Nigeria, and especially the developing countries have long been plagued with electoral violence since the return to civilian rule in the early 1990s; and the media, as a major conflict stakeholder, have often been fingered as a culprit as a double edged sword of either resolving or escalating the conflict.
This paper seeks to examine the role the media plays before, during, and after a conflict, and how their actions and inaction affects as well shape the dimension of a conflict.
Election and electioneering processes are perhaps the most important pillar and test of a
democracy, often serving as the ultimate guarantor of social peace and robust democratic
institution (Malloch 2003). Oyesomi (2017) noted it is, indeed, a necessary condition for
democracy because it provides the medium for the expression of the core principles and purposes
of democracy such as the sovereignty of the citizens; freedom, choice and accountability of
political leaders. In order to serve these purposes of democracy, elections must be free and fair as
well as devoid of violence or armed conflict.
The rebirth of democracy in Africa, which began in the late 1990s, has been followed by a great
number of election-related conflicts and much violence. Nigeria as a nation, has more in the recent
past had its more than fair share of electoral conflicts, and the inception of the Fourth Republic
made the problem more alarming in view of the violent armed conflicts which has resulted in
colossal loss of lives and property (Radda, 2006 cited in Mohammed 2006, ed). The African
Electoral Violence Database (AEVD) created by Scott Straus and Charlie Taylor shows that
approximately 60 per cent of elections held in Africa between 1990 and 2008 exhibited various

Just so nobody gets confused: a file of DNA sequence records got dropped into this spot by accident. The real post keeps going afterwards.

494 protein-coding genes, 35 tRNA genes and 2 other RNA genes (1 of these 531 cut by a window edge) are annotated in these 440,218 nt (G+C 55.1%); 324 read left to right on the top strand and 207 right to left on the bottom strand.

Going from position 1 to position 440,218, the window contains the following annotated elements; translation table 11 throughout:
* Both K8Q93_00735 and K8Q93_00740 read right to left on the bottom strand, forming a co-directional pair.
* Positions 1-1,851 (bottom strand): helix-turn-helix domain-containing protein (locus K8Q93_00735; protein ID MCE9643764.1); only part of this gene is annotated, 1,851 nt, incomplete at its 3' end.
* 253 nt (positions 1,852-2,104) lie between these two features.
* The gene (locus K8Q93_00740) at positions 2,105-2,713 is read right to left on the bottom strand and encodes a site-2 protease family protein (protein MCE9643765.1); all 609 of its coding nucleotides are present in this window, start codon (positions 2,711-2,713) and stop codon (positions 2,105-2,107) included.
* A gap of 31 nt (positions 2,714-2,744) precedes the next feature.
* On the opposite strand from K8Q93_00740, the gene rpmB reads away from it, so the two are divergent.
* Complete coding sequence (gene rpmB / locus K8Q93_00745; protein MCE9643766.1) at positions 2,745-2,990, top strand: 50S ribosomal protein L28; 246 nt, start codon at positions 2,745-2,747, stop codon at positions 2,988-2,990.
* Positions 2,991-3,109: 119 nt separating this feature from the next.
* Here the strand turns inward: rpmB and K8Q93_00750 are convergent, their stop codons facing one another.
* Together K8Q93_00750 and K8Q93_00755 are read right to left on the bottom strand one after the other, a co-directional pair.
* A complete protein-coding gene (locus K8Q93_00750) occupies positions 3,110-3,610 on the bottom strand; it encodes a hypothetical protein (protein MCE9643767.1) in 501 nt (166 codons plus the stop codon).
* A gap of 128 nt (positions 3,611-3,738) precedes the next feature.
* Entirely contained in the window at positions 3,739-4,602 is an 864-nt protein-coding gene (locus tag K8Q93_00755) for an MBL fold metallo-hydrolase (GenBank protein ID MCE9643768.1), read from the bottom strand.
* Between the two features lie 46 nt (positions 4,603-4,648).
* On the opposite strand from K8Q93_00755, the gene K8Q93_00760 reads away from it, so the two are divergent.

forms and levels of violence. Straus (2012) submits that “this form of political violence is likely
to persist – at least in the short term” in many contemporary African states.
The UNDP noted that findings from recent experiences is that electoral processes can stimulate or
catalyze destructive social conflict: Burundi, Cambodia, Ethiopia, Guyana, Haiti, Kenya, Sri
Lanka, and Zimbabwe are just a few of the examples of countries where electoral processes have
been persistently violence ridden. In the most destructive instances—such as the 1992 presidential
elections in Angola or parliamentary polls that year in Algeria—elections and their outcomes can
often be a strong stimulant for violence that escalates to the level of civil war.
Nafiu, S (2018). The Media and Electoral Violence in Nigeria. Afribary.com: Retrieved February 18, 2019, from https://afribary.com/works/the-media-and-electoral-violence-in-nigeria
Shittu, Nafiu. "The Media and Electoral Violence in Nigeria" Afribary.com. Afribary.com, 05 Dec. 2018, https://afribary.com/works/the-media-and-electoral-violence-in-nigeria . Accessed 18 Feb. 2019.
Shittu, Nafiu. "The Media and Electoral Violence in Nigeria". Afribary.com, Afribary.com, 05 Dec. 2018. Web. 18 Feb. 2019. < https://afribary.com/works/the-media-and-electoral-violence-in-nigeria >.
Shittu, Nafiu. "The Media and Electoral Violence in Nigeria" Afribary.com (2018). Accessed February 18, 2019. https://afribary.com/works/the-media-and-electoral-violence-in-nigeria